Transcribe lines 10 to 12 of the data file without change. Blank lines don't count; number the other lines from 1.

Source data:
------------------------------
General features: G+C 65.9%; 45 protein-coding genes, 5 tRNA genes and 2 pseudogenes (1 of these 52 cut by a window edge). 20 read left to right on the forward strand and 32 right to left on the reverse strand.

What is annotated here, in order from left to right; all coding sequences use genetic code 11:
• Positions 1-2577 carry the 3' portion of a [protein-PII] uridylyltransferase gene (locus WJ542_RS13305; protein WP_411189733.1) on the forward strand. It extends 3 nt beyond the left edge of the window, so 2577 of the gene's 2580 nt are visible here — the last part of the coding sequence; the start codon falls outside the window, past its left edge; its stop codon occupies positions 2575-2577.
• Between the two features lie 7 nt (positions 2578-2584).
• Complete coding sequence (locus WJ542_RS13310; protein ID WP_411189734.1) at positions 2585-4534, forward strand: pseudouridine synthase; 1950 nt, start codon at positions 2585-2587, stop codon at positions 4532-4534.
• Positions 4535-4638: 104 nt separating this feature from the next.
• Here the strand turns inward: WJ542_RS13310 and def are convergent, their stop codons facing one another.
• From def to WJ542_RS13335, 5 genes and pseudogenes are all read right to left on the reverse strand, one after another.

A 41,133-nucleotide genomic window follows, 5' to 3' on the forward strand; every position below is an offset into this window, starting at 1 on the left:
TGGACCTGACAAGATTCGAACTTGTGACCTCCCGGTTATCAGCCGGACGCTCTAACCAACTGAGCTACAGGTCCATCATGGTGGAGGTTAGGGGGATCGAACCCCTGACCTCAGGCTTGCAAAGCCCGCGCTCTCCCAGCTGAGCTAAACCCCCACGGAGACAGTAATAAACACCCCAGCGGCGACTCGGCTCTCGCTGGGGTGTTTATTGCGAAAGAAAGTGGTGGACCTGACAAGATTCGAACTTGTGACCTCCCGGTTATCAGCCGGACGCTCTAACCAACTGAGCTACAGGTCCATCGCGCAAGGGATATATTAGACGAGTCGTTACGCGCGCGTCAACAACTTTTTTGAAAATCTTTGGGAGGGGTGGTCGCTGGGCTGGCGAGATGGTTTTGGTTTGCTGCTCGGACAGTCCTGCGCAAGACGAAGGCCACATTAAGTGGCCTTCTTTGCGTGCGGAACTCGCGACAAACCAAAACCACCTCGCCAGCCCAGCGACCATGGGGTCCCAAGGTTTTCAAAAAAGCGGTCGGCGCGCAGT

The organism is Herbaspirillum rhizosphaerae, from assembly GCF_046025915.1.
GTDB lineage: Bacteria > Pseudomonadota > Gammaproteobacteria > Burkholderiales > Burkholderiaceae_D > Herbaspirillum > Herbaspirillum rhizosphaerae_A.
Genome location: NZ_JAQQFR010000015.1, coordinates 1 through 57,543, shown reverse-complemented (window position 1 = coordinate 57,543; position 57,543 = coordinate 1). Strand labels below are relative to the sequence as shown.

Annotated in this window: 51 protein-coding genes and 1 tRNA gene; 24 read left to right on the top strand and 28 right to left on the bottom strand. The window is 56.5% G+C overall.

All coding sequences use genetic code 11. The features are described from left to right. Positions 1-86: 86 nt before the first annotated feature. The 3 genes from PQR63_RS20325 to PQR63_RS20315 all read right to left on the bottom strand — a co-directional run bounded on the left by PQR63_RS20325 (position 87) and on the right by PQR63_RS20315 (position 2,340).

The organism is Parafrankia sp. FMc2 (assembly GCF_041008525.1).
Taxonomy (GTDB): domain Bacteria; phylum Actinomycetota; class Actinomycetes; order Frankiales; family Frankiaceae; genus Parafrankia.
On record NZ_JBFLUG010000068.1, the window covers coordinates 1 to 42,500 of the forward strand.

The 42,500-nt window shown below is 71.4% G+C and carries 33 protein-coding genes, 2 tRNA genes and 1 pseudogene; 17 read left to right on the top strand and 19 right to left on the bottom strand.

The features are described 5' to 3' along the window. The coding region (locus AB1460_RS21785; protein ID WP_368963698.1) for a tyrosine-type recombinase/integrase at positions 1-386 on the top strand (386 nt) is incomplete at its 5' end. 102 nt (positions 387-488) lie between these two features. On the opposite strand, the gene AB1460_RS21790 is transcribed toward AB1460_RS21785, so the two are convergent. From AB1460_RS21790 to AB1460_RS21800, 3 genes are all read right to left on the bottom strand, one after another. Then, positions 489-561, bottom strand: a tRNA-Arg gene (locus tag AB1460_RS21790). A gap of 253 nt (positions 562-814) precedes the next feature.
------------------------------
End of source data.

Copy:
TGGACCTGACAAGATTCGAACTTGTGACCTCCCGGTTATCAGCCGGACGCTCTAACCAACTGAGCTACAGGTCCATCATGGTGGAGGTTAGGGGGATCGAACCCCTGACCTCAGGCTTGCAAAGCCCGCGCTCTCCCAGCTGAGCTAAACCCCCACGGAGACAGTAATAAACACCCCAGCGGCGACTCGGCTCTCGCTGGGGTGTTTATTGCGAAAGAAAGTGGTGGACCTGACAAGATTCGAACTTGTGACCTCCCGGTTATCAGCCGGACGCTCTAACCAACTGAGCTACAGGTCCATCGCGCAAGGGATATATTAGACGAGTCGTTACGCGCGCGTCAACAACTTTTTTGAAAATCTTTGGGAGGGGTGGTCGCTGGGCTGGCGAGATGGTTTTGGTTTGCTGCTCGGACAGTCCTGCGCAAGACGAAGGCCACATTAAGTGGCCTTCTTTGCGTGCGGAACTCGCGACAAACCAAAACCACCTCGCCAGCCCAGCGACCATGGGGTCCCAAGGTTTTCAAAAAAGCGGTCGGCGCGCAGT

The organism is Herbaspirillum rhizosphaerae, from assembly GCF_046025915.1.
GTDB lineage: Bacteria > Pseudomonadota > Gammaproteobacteria > Burkholderiales > Burkholderiaceae_D > Herbaspirillum > Herbaspirillum rhizosphaerae_A.